Green considerations took a back seat during the global financial crisis, as businesses throughout the supply chain battled for survival. But with the world economy now in recovery, they are once again gaining in popularity with governments and consumers alike.
Governments and policy makers are increasingly dictating how businesses should manage their environmental impact by imposing more and more stringent carbon emissions targets. Ensuring compliance with these regulations is particularly important for businesses operating in markets where failure to comply carries punitive damages and for those involved in international trade where the risk is extrapolated by local legislation in each country that goods pass through.
Globalisation has seen extended supply chains become prevalent, with an ever-increasing number of trading partners involved across more countries, making the task of tracking carbon footprint impossible without an effective software solution in place.
Kewill is one such company that provides customers with a technology platform that supports the development of sustainable supply chains by measuring and reporting on CO2 emissions.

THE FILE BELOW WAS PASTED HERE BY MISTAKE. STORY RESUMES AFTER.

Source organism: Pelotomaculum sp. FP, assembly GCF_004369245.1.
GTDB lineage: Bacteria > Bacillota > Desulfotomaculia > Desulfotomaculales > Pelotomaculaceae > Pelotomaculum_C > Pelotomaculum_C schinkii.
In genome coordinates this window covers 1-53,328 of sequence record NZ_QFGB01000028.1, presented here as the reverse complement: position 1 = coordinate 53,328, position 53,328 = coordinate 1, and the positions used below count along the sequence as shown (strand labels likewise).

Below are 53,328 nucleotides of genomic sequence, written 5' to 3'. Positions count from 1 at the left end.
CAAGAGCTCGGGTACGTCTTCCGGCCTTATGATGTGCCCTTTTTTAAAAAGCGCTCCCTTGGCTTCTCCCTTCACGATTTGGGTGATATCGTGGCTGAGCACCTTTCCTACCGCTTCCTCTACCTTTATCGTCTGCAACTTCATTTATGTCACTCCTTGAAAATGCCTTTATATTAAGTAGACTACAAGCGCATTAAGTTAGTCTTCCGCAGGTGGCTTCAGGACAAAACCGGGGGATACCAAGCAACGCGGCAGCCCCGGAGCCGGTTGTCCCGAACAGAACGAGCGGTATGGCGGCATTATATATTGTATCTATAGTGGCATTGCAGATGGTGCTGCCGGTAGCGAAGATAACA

Why is sustainability so important?
Manufacturers who focus on sustainability and reducing carbon footprints find that it drives efficiency and cost savings. As ‘green’ considerations have gained in popularity among governments and consumers, manufacturers are also increasingly looking to gain a level of ‘green’ credibility in the marketplace on the back of these initiatives. But there are more reasons from an operational standpoint.
Civil unrest and instability in the world’s most oil-rich regions have created significant fuel cost volatility, which has acted as a wake-up call for many involved in logistics in particular. This has also spurred governments and supply chain businesses alike into action around multimodal transportation strategies that are more energy efficient.
Increasingly, Logistics Service Providers (LSPs) are expected to share information on CO2 emission for goods they transport with their manufacturing customers, partly through impending regulatory changes and partly through an increased demand from manufacturers and their retail customers. This will increasingly become a competitive differentiator for LSPs in contract negotiations and will require them to become more sophisticated at gathering and analysing the relevant supply chain data, and formatting it into meaningful information that can be shared to paint a whole picture of manufacturers’ overall supply chain impact.
In order to successfully navigate the risks and impacts of unsustainable supply chains, businesses need to ensure that they are gathering accurate supply chain data that enables them to better understand environmental impacts and drive change. Supply chain execution tools like the Kewill MOVE multimodal transportation platform, allow business leaders to collate, analyse and understand this data. This enables manufacturers and their logistics partners to work collaboratively to develop sustainable supply chains and comply with environmental regulations and reporting requirements.